Williamsburg's Homeless & Indigent

P.O. Box 366, Lightfoot, VA 23090
Office: 757-561-3255
"Assisting people in re-gaining hope and a better way of life."

Saturday, December 04, 2004

Worse Than Homeless

So many of our friends when they come to our home seem as if their whole world has crashed down on them. With not much to say in the beginning, many just sit and stare at the TV or fight the tears inside them.

Whom am I referring to? The homeless. But what could be worse than being homeless? Being hopeless.

But, with a lot of work, trust, sharing and caring, one can see the sparkle slowly make its way into their eyes. Eyes that once seemed lost in gloom begin to shine, monotone voices begin to fill with laughter and frowns become turned upside down. Small problems that had been mountains in their lives soon become petty molehills as they regain hope.

When I told everyone that we have to shut down, tears built up in each person's eyes as they asked questions like, “They don't offer help to us, and we find somebody who cares and they take them away from us!” and the inevitable, “Where will we go?”

With all the attention from the media, there are a few things that have not been pointed out about our friends who live with us. Since March 2002, we have assisted 14 people into homes or apartments who had been living on the street or in their cars. In the past year, 14 people have come to know the Lord, three people rededicated their lives to God, five people have been baptized and five have joined our church, York River Baptist.

During United Way's “Day of Caring,” nine of the homeless dedicated their day to assist in projects for people in need throughout the community. On Thanksgiving Day, eight of them prepared and delivered more than 80 meals to people in the weekly motels. Each Thursday, several of our friends handed out food to low-income families who came during our food ministry. Throughout this time, we've all worked together to help one another with problems. It's like having a homeless support group.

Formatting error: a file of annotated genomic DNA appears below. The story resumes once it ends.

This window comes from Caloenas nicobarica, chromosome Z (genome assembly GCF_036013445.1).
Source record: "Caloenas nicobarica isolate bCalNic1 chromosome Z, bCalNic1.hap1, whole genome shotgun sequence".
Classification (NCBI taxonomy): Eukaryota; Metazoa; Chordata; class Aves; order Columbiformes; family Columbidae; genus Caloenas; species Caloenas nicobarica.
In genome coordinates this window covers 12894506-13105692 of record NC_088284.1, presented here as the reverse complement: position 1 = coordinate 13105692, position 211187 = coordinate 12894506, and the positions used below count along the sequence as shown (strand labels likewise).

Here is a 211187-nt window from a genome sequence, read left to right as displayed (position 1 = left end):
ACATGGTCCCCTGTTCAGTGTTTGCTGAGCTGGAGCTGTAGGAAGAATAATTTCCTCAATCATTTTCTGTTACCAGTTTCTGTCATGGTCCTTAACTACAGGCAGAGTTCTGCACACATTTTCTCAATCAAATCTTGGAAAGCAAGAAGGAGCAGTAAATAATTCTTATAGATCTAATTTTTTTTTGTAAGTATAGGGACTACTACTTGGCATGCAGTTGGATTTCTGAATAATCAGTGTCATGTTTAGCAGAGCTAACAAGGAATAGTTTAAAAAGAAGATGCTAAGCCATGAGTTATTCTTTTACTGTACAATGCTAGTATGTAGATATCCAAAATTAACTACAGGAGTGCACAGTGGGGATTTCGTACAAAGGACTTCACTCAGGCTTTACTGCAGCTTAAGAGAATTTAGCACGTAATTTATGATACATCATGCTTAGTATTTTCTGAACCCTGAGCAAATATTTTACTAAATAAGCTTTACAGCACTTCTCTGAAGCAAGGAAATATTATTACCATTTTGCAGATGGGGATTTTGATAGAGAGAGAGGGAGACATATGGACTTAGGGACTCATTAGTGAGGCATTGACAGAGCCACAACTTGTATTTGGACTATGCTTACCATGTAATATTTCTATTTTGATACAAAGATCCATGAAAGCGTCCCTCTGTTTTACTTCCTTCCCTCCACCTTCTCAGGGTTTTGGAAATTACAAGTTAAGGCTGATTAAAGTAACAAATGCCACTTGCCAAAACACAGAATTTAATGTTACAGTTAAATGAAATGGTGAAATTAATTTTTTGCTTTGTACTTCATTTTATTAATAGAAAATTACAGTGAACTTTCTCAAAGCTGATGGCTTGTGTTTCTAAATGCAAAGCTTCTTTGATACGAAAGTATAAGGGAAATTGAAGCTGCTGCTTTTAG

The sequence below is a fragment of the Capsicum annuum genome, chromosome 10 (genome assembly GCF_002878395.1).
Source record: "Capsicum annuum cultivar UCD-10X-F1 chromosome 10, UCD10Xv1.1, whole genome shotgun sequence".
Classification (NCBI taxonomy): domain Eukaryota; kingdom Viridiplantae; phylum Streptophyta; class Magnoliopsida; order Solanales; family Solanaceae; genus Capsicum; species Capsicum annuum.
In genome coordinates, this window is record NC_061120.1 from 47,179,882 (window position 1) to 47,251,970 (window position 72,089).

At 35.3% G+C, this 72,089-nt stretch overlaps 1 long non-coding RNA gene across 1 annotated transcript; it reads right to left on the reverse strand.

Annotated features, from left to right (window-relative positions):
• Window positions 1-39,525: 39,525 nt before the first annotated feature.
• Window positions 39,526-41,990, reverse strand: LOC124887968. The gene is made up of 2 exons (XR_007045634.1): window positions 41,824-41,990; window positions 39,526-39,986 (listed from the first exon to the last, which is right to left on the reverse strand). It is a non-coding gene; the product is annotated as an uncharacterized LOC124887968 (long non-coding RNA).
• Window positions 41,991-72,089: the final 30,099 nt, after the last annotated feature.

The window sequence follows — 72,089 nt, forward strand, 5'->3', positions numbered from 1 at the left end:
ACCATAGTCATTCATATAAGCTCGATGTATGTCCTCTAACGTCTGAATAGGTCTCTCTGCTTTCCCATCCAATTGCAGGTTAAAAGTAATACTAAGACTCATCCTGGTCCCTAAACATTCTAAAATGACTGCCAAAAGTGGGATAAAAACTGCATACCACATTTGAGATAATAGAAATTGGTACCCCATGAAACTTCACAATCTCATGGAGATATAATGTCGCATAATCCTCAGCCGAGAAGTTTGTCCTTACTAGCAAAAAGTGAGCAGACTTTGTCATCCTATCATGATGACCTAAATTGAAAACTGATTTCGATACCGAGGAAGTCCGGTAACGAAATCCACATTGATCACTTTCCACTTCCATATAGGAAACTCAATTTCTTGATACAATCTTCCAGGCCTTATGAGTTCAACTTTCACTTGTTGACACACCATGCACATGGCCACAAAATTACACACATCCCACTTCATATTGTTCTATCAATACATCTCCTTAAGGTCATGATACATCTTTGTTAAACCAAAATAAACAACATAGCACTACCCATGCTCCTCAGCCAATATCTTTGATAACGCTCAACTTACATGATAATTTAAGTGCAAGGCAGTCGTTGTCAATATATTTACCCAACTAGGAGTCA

Through the years, people have stereotyped those who are homeless. “The faces of homelessness are changing” has become my campaign slogan. The homeless aren't to be feared. If anything, they are more scared of you than you should be of them. Such as the 20-month-old and 4-year-old who stayed here with their parents. There was no drinking or drug problem in the family. Their father had become sick and couldn't work, yet hadn't been able to get disability. They had sought help from every avenue, but could not find a home.

There are a few among our community who have addictions, but does that mean they don't deserve to eat? United Way's slogan this year is “What Matters.” What matters shouldn't be us, but those who need to feel they matter.

I do not deny that I have broken rules. From the beginning I have tried to go about obtaining a shelter through the legal avenues, but was denied because the officials didn't want a shelter. But what is so wrong in helping people in need? Our intention was never to house people indefinitely, but to show them hope through God's grace and help assist them back into the community.
Patti McKenzie



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